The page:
Life moves on and my ranting days are behind me. However even in one's 90's one wants to be heard on occasion. Thus I'll continue to MUSE - occasionally as the spirit moves me. I love the thoughts expressed by Webster:
Muse v, to ponder or meditate at length: to reflect: (Middle English) to sniff around
Friday, February 17, 2017
I'm no proselytizer, but...........
................ I just have to share with you why this atheist attends church. You'll find it in the lead up to his sermon for this Sunday that the minister posted on my church's blog site. Thrilling to me is also the great degree of social activism in this Unitarian Universalist church and the extremely large number of young people of all races, cultures, faith backgrounds and sexual orientation that are in attendance.
I truly believe that this introduction to his sermon shares a needed balm and comfort to surviving our present American dilemma.
A Great and Common Tenderness
As we wrestle with our own fears and anxieties about the direction
of our country and the future of our planet, many of us have asked the
question, "What do we tell the children?"
Here's the poet Rebecca Baggett's beautiful answer:
(for my daughters)
I want to tell you that the world
is still beautiful.
I tell you that despite
children raped on city streets,
shot down in school rooms,
despite the slow poisons seeping
from old and hidden sins
into our air, soil, water,
despite the thinning film
that encloses our aching world.
Despite my own terror and despair.
I want you to know that spring
is no small thing, that
the tender grasses curling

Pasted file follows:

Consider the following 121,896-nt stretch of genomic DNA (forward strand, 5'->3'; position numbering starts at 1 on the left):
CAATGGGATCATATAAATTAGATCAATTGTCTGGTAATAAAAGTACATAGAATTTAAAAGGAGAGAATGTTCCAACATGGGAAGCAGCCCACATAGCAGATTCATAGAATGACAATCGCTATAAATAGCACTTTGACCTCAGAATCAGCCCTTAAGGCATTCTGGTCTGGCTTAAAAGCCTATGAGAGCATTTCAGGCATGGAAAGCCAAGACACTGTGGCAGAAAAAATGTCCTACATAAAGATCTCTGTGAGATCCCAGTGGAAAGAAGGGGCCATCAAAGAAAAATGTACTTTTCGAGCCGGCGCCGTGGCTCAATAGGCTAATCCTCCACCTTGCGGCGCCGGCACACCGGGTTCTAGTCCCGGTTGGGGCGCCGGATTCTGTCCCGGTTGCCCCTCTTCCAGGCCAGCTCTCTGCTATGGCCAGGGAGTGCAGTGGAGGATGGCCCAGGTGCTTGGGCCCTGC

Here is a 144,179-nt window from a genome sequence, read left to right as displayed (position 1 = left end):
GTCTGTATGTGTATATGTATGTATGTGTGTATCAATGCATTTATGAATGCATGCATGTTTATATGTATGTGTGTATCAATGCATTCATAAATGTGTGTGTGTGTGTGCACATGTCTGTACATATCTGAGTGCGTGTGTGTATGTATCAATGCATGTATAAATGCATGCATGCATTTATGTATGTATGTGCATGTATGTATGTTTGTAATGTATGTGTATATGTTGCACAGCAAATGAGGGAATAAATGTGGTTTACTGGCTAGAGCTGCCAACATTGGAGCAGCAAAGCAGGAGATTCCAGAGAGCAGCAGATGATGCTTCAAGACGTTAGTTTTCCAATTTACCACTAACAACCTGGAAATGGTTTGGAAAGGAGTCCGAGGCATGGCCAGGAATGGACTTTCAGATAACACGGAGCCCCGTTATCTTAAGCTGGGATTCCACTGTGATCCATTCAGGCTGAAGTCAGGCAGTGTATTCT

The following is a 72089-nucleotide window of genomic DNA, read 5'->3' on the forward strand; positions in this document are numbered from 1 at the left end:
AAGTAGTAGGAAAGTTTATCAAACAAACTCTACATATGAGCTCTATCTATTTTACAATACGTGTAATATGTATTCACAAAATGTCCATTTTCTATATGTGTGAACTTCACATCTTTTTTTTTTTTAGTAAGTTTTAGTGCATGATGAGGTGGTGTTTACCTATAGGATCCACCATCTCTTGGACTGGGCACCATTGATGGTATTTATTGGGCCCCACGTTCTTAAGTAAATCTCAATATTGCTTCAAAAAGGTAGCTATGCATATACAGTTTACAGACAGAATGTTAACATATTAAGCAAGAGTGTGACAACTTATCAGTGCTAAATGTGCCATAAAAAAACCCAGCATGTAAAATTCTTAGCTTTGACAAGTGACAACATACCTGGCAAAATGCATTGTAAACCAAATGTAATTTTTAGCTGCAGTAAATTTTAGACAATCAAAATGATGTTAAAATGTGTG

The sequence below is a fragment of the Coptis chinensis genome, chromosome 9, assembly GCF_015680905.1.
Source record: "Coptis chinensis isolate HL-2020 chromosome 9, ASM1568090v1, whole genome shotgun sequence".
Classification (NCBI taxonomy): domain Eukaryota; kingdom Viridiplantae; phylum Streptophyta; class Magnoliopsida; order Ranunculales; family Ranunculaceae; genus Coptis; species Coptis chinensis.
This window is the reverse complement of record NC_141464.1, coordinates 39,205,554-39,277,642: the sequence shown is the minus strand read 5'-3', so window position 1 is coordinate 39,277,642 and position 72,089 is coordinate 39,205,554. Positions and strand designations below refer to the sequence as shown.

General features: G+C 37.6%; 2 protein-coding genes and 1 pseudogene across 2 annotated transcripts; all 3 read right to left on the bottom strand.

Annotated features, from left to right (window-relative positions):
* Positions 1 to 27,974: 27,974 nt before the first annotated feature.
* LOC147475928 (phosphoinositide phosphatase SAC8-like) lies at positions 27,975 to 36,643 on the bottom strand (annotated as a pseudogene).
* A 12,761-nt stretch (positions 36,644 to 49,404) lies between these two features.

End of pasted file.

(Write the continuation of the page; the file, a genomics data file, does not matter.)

like a baby's fine hairs around
your fingers are a recurring
miracle. I want to tell you
that the river rocks shine
like God, that the crisp
voices of the orange and gold
October leaves are laughing at death,
I want to remind you to look
beneath the grass, to note
the fragile hieroglyphs
of ant, snail, beetle. I want
you to understand that you
are no more and no less necessary
than the brown recluse, the ruby-
throated hummingbird, the humpback
whale, the profligate mimosa.
I want to say, like Neruda,
that I am waiting for
"a great and common tenderness",
that I still believe
we are capable of attention,
that anyone who notices the world
must want to save it.
I love the poet's reference to Neruda's "great and common tenderness." I'm waiting for that tenderness, too.
My sermon this Sunday, "A Balm in Gilead," asks how, in this time
of vitriol and scorn, we can treat one another with tenderness and
compassion. And we'll hear from the
All Souls Choir, who will share the spiritual "Balm in Gilead" and other
And before long I hope to share a major thought stream of mine regarding my 91 years experience in churches that has led me to becoming an agnostic atheist who finds hope in attending "thoughtful" churches.